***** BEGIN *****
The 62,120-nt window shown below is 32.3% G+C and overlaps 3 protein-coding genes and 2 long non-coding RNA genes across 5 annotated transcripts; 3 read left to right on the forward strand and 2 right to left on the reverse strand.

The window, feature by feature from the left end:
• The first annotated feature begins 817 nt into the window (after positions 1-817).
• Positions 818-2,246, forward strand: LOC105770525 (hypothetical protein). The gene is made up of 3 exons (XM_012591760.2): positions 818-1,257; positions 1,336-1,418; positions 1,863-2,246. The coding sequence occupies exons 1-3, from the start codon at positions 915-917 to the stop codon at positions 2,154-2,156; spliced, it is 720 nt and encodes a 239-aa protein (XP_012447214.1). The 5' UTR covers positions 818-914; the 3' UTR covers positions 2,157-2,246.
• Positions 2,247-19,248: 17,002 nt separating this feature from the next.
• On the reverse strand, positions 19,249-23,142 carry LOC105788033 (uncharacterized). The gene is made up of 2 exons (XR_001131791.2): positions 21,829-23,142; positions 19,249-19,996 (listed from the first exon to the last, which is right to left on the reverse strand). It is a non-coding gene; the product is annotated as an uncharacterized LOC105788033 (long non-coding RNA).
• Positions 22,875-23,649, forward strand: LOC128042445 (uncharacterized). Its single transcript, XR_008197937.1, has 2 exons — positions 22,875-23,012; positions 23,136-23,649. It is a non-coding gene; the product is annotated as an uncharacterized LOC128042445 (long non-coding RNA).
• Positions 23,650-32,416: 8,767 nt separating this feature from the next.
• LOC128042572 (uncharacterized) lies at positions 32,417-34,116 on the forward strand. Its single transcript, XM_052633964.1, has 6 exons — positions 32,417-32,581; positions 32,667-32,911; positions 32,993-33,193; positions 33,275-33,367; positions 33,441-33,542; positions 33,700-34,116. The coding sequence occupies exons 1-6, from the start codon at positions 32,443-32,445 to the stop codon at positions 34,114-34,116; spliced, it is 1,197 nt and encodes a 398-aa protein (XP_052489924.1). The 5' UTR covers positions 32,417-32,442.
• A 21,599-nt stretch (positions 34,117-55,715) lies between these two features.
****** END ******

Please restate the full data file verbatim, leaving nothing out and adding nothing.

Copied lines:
The 62,120-nt window shown below is 32.3% G+C and overlaps 3 protein-coding genes and 2 long non-coding RNA genes across 5 annotated transcripts; 3 read left to right on the forward strand and 2 right to left on the reverse strand.

The window, feature by feature from the left end:
• The first annotated feature begins 817 nt into the window (after positions 1-817).
• Positions 818-2,246, forward strand: LOC105770525 (hypothetical protein). The gene is made up of 3 exons (XM_012591760.2): positions 818-1,257; positions 1,336-1,418; positions 1,863-2,246. The coding sequence occupies exons 1-3, from the start codon at positions 915-917 to the stop codon at positions 2,154-2,156; spliced, it is 720 nt and encodes a 239-aa protein (XP_012447214.1). The 5' UTR covers positions 818-914; the 3' UTR covers positions 2,157-2,246.
• Positions 2,247-19,248: 17,002 nt separating this feature from the next.
• On the reverse strand, positions 19,249-23,142 carry LOC105788033 (uncharacterized). The gene is made up of 2 exons (XR_001131791.2): positions 21,829-23,142; positions 19,249-19,996 (listed from the first exon to the last, which is right to left on the reverse strand). It is a non-coding gene; the product is annotated as an uncharacterized LOC105788033 (long non-coding RNA).
• Positions 22,875-23,649, forward strand: LOC128042445 (uncharacterized). Its single transcript, XR_008197937.1, has 2 exons — positions 22,875-23,012; positions 23,136-23,649. It is a non-coding gene; the product is annotated as an uncharacterized LOC128042445 (long non-coding RNA).
• Positions 23,650-32,416: 8,767 nt separating this feature from the next.
• LOC128042572 (uncharacterized) lies at positions 32,417-34,116 on the forward strand. Its single transcript, XM_052633964.1, has 6 exons — positions 32,417-32,581; positions 32,667-32,911; positions 32,993-33,193; positions 33,275-33,367; positions 33,441-33,542; positions 33,700-34,116. The coding sequence occupies exons 1-6, from the start codon at positions 32,443-32,445 to the stop codon at positions 34,114-34,116; spliced, it is 1,197 nt and encodes a 398-aa protein (XP_052489924.1). The 5' UTR covers positions 32,417-32,442.
• A 21,599-nt stretch (positions 34,117-55,715) lies between these two features.